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From: Sagi Grimberg <>
To: James Smart <>,, Christoph Hellwig <>,
	Keith Busch <>
Subject: Re: [PATCH v2] nvme-fabrics: allow to queue requests for live queues
Date: Wed, 29 Jul 2020 18:23:15 -0700
Message-ID: <> (raw)
In-Reply-To: <>

>>> So what was the problem ?  It has to be limited in scope to either 
>>> the start of the Resetting state while q->live had yet to transition 
>>> to !live. But I don't see any freezing in this path.
>> When the queue is frozen, the q_usage_counter is killed, and waited
>> until it reaches to 0, and that will not happen if all the requests
>> that got the q_usage_counter reference are completed. So we cannot
>> get into a state where requests are requeued due to BLK_STS_RESOURCE,
>> as they still have the reference that need to be dropped.
>>> Looking at the original problem that lock ups are:
>>> 1) the sysfs write to do a reset - which is stalled waiting on a 
>>> flush of reset_work
>>> 2) reset_work is stalled on a call to blk_mq_update_nr_hw_queues() 
>>> which then does a blk_mq_freeze_queue_wait.
>> Right, and it blocks because we have commands that are requeued
>> indefinitely due to the fact that we refused to accept them while
>> we should have.
> I understand what you are saying, but.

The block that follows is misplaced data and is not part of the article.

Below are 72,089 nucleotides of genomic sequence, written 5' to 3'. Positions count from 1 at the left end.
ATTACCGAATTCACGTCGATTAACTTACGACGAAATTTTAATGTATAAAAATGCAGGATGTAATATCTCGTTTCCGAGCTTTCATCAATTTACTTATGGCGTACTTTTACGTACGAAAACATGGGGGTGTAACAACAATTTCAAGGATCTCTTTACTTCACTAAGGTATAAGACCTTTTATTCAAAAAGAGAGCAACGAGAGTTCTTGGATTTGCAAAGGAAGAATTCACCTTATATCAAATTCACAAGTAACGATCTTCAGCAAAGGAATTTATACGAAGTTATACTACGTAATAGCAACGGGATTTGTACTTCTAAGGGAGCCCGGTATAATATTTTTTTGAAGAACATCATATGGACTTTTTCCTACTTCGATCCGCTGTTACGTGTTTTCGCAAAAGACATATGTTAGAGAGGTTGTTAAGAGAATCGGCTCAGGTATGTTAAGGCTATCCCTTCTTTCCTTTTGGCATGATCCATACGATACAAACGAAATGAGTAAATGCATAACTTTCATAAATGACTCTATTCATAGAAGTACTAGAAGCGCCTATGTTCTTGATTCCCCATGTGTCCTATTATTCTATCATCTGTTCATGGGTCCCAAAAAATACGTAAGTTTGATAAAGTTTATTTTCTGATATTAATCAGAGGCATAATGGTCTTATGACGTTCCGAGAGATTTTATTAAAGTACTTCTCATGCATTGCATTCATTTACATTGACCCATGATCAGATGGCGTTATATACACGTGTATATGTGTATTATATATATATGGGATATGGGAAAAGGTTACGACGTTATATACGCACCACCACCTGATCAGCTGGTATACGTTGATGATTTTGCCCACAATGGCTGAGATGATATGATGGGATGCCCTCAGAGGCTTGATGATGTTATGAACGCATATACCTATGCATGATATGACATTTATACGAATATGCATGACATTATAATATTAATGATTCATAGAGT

> Invariably, the queues are unquiesced to keep connect going through (all 
> queues)

No, the connect has its own connect_q, which is not quiesced, so
the connect passes thru and I/O commands are kept quiesced.

> and more (admin queue),

For the admin queue we have the temporary w.a which still needs to
be fixed.

> and as new io will come in that time, we 
> have no recourse but to bounce the io as the q isn't live. And it has to 
> be a resource status so it is requeued as we can't fail the io as the 
> failure, in a non-mpath scenario, will go all the way back to the caller 
> which is bad news.  So we're in a catch-22.

See above, for I/O the issue is solved, for admin we need a similar

> That was why I suggested perhaps we needed to make mpath always be 
> involved, even for a single-path device (non-mpath) so that it can catch 
> and queue at it's level (as if all paths are gone), for a short time 
> period, rather than letting the error go back to the issuer.

This needs to work also for non-mpath devices. I don't think that we
should force mpath.

>>> The 2nd one is odd in my mind as the the update_nr_hw_queues is 
>>> something done while connecting and I wouldn't think the reset flush 
>>> must wait for a reconnect as well.
>> We cannot transition to LIVE and restart traffic before we update
>> the mappings to the new number of queues (controller suddenly allowed
>> less queues, or we got cpu hotplug or whatever).
> agree
>>   Although not the fix, I'd recommend
>>> to not call nvme_tcp_setup_ctrl() from reset_work and instead have it 
>>> schedule nvme_tcp_reconnect_ctrl_work().
>> What is the difference?
> it didn't matter for the issue we're really trying to solve. Just 
> something that looked odd.

I don't necessarily think so, this update_nr_hw_queues still needs
to happen before the we allow new I/O in, regardless of the context.

>> As I see it what the driver needs to do in reset is:
>> 1. start freeze - prevent from new requests from taking the 
>> q_usage_counter
>> 2. quiesce - prevent new commands from entering queue_rq
>> 3. stop and drain all transport queues
>> 4. cancel all inflight commands (tagset_iter or other)